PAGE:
Opponents of North Carolina's HB2 law in the state's House of Representatives in Raleigh in December 2016.
Jonathan Drake / Reuters
The North Carolina General Assembly took steps on Thursday to repeal part of a law that restricts LGBT rights, but far from being hailed for moving in the right direction, the state's Democratic governor is being criticized by progressive activists who say he colluded with Republicans to betray them.
The state senate voted 32 to 16 for the bill shortly after 11:30 a.m. local time, then sending it by voice vote to the House of Representatives where a tighter voted is expected later in the day.
Fueling the sudden flurry of activity, the National Collegiate Athletic Association had threatened to essentially boycott the basketball-loving state until 2022 by withholding championship games unless lawmakers substantially nullified the existing law by Thursday.
But whether the bill actually met the sports association's criteria was unclear; the NCAA did not answer questions from BuzzFeed News about whether the measure was enough to schedule games in the Tar Heel State.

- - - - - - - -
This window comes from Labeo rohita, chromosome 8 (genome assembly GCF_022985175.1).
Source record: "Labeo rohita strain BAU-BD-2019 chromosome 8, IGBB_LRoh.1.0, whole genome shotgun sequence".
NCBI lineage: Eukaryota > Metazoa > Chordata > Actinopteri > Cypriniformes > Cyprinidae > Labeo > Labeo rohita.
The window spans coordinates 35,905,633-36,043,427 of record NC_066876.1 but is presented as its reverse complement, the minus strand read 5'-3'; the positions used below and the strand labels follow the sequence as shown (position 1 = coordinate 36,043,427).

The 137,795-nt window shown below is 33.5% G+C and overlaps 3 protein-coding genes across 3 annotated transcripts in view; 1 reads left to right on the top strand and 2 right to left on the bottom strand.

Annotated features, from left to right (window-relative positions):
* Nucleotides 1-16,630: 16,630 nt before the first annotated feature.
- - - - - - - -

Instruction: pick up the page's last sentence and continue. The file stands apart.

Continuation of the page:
The underlying law, known as HB2, gained most of its attention for banning many transgender people from restrooms that matched their gender identity in government facilities — making North Carolina the first state with such a policy, while drawing corporate boycotts and federal lawsuits.
A lesser-known provision of HB2 blocked local jurisdictions from enacting their own LGBT nondiscrimination ordinances.
Gov. Roy Cooper
Ben Mckeown / AP
But a deal to repeal the law, which was announced Wednesday night by Democratic Gov. Roy Cooper and leaders in the Republican-controlled legislature, would only withdraw the rules as applied to bathrooms and other single-sex facilities.
The compromise approved by the senate on Thursday would continue to block local policies that protect LGBT rights until December 2020.
By continuing to ban local nondiscrimination laws, the proposed repeal only reinforces the state's position that discrimination would remain legal, activists said.
Chad Griffin, president of the Human Rights Campaign, which campaigned heavily for Cooper, blasted the governor on Twitter, saying, "This isn't repeal. This doubles down on discrimination. This is a leadership test. And the Governor is failing."
Cooper's office did not respond to BuzzFeed News' about how he responded to criticisms from the LGBT groups.
North Carolina is not be the only state to supersede local LGBT protections; Arkansas passed a law to that effect in 2015.